As electrons whiz around the nanosized circuits inside computer chips, they generate a lot of heat. And that waste heat creates a major headache for the electronics industry. It shortens the lifespan of devices and requires significant amounts of energy to combat. For example, data centers in the U.S. devote about half of their electricity use just to keeping processor chips cool. Finding new ways to dissipate all that heat could make our electronics more energy efficient.
One solution could be working with materials that conduct heat more readily. Now three teams of researchers, in separate papers, report that a semiconductor, boron arsenide, has a thermal conductivity far greater than other commonly used electronic materials (Science 2018, DOI: 10.1126/science.aat5522, 10.1126/science.aat7932, and 10.1126/science.aat8982).
All three teams synthesized BAs crystals and measured the semiconductor’s thermal conductivity to be at least 1,000 watts per meter per kelvin (W m–1 K–1) at room temperature. The highest value was 1,300 W m–1 K–1, measured by a team at the University of California, Los Angeles.
The measured values are nearly 10 times as great as that of the most common semiconductor, silicon, which has thermal conductivity of about 150 W m–1 K–1. Even metals are less efficient; for example, copper’s thermal conductivity is roughly 400 W m–1 K–1. The only known material with a higher thermal conductivity is diamond, with a value of 2,000 W m–1 K–1. But diamond is expensive, difficult to work with, and isn’t a semiconductor.
Theoretical calculations suggested BAs should have a high thermal conductivity, but these three studies are the first in which researchers have made crystals big enough to measure the effect. “It confirmed a prediction my colleagues and I made several years ago,” says David Broido, a physicist at Boston College and an author of one of the papers.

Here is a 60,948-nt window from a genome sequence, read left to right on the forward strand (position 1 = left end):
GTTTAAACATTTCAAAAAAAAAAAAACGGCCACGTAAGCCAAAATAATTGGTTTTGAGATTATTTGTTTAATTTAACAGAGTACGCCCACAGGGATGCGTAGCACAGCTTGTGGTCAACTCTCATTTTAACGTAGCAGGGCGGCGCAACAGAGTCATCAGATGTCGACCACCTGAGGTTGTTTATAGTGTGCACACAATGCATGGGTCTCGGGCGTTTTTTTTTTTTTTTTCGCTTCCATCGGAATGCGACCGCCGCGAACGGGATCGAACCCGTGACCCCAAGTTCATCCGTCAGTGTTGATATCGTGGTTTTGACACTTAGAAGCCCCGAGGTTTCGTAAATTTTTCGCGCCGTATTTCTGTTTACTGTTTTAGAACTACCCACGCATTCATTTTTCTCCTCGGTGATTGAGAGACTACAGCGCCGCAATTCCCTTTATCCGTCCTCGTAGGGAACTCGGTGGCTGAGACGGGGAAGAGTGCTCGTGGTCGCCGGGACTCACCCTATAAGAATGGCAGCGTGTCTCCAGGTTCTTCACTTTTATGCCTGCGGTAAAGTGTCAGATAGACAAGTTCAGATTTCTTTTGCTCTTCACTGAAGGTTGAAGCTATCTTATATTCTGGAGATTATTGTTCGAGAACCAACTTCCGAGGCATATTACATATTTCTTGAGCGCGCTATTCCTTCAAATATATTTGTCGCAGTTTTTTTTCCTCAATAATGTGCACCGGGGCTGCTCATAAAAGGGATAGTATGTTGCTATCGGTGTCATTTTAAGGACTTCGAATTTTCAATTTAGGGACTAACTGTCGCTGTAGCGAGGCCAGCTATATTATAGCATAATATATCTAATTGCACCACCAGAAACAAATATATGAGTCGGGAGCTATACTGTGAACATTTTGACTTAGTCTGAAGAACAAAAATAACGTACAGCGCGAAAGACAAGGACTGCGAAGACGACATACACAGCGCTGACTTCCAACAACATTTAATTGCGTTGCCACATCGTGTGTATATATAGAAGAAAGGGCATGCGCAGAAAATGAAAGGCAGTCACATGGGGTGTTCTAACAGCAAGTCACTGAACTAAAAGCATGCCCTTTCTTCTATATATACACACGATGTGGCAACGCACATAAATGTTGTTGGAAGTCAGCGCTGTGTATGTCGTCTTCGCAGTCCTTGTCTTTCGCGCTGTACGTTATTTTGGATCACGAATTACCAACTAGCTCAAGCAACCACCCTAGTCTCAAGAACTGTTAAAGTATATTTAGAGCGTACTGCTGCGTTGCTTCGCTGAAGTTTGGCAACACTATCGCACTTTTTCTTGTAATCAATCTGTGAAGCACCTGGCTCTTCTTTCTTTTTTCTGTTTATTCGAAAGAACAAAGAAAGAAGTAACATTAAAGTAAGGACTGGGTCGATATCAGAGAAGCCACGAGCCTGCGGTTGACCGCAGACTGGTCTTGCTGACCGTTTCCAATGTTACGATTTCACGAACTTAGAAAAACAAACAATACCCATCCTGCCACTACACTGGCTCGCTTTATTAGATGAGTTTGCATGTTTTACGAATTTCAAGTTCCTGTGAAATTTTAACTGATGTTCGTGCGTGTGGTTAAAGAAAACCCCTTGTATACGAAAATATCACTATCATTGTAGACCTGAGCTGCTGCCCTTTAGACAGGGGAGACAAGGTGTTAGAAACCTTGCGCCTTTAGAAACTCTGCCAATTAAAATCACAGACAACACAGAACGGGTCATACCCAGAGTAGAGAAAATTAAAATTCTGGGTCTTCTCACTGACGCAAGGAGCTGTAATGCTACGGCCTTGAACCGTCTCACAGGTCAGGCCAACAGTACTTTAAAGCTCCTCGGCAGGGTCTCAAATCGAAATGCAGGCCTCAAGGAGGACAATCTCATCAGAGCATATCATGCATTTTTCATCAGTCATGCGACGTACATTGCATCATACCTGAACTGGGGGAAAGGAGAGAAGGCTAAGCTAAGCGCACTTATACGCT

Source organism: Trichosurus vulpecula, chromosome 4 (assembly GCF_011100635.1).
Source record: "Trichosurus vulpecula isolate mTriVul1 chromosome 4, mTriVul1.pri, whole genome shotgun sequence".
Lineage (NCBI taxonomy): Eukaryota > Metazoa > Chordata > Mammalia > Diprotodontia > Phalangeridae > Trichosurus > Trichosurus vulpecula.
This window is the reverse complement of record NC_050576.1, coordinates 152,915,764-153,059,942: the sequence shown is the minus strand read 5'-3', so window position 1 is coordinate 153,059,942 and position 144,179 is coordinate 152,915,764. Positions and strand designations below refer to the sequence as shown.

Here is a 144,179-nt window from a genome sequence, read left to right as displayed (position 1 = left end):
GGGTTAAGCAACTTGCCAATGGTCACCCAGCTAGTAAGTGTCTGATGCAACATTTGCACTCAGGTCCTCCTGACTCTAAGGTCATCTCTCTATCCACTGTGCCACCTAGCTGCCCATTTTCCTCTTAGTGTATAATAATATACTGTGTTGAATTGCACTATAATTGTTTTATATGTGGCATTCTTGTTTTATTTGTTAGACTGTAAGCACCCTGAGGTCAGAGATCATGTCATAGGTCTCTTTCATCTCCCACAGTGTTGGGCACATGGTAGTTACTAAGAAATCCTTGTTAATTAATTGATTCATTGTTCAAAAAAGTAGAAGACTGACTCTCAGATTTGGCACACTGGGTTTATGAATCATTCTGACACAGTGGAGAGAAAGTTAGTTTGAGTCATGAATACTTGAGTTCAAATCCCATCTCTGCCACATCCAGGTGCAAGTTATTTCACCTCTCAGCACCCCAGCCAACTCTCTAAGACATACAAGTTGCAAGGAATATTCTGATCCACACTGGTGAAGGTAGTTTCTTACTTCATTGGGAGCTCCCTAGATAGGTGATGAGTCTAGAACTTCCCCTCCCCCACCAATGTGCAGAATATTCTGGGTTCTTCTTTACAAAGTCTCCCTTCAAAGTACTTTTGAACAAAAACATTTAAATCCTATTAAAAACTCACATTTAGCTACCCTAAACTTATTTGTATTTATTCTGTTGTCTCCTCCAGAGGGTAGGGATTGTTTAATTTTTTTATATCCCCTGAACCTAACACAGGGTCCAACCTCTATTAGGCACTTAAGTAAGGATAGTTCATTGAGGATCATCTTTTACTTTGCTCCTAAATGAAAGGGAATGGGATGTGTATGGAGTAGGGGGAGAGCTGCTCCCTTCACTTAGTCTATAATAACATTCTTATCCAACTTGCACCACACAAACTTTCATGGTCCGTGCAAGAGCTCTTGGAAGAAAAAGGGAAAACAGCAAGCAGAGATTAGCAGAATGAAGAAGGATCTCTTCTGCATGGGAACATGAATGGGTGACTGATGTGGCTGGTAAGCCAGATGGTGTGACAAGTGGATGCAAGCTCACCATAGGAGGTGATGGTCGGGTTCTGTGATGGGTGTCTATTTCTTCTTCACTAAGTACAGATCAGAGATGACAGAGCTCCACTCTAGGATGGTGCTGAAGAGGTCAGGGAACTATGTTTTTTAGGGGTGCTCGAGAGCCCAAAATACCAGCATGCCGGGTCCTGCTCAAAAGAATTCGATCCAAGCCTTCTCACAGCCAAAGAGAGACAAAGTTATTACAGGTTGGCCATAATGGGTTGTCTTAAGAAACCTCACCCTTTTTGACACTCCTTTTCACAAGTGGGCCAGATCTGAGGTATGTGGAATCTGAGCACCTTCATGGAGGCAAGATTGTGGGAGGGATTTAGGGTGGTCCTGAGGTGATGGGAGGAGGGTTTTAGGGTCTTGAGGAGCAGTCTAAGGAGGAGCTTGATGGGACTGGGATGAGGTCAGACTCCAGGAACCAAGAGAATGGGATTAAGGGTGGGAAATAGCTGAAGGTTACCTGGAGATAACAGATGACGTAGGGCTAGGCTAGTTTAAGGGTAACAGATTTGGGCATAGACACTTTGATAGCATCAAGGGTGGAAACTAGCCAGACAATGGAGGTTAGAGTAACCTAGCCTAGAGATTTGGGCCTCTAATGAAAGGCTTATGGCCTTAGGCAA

The key to these measurements was figuring out how to make crystals with the necessary purity to see the predicted effect, says Yongjie Hu, a mechanical engineer at UCLA and a member of the team that recorded the highest value. Thermal conductivity depends on the interaction of phonons, which are vibrations in a material’s crystal lattice. “If there’s any imperfection of the crystal lattice, that’s going to reduce the thermal conductivity,” Hu says. It took his team several years to learn how to control the synthesis precisely enough to remove all the defects, he says. The other teams worked on ways to minimize defects to get their results.
The studies also help refine the theoretical understanding of the effect, Hu says. Earlier theory predicted BAs would have thermal conductivity closer to 2,000 W m–1 K–1 due to the interaction of three different types of phonons. All three groups eliminated the crystal defects and still couldn’t get values higher than 1,300 W m–1 K–1. Hu says these results instead fit nicely with predictions that rely on a rarer four-phonon interaction.
Potential applications for these findings are very broad, says Zhifeng Ren, a physicist at the University of Houston and a coauthor with Broido. “They could be anywhere you need thermal management,”
Hu points out that there is more work to do on BAs synthesis. To find practical applications in electronics, the material will need to be grown at wafer-scale, about 300 mm across. The three groups made crystals that were a few millimeters across.
“This is very impressive work with important scientific impact,” says Thomas Reinecke, a nanoscience researcher at the U.S. Naval Research Laboratory. Back in 2013, he and Broido had predicted the 2,000 W m–1 K–1 value, though he was not involved in this current work.
Though the teams worked independently, Ren points out that many of the authors of the three papers have collaborated in the past, some serving as postdocs in the same lab.
CORRECTION: This story was updated on July 19, 2018, to correct the spelling of Zhifeng Ren’s name and to correct the units for thermal conductivity. Thermal conductivity is measured in units of watts per meter per kelvin —W m–1 K–1, not W/mK.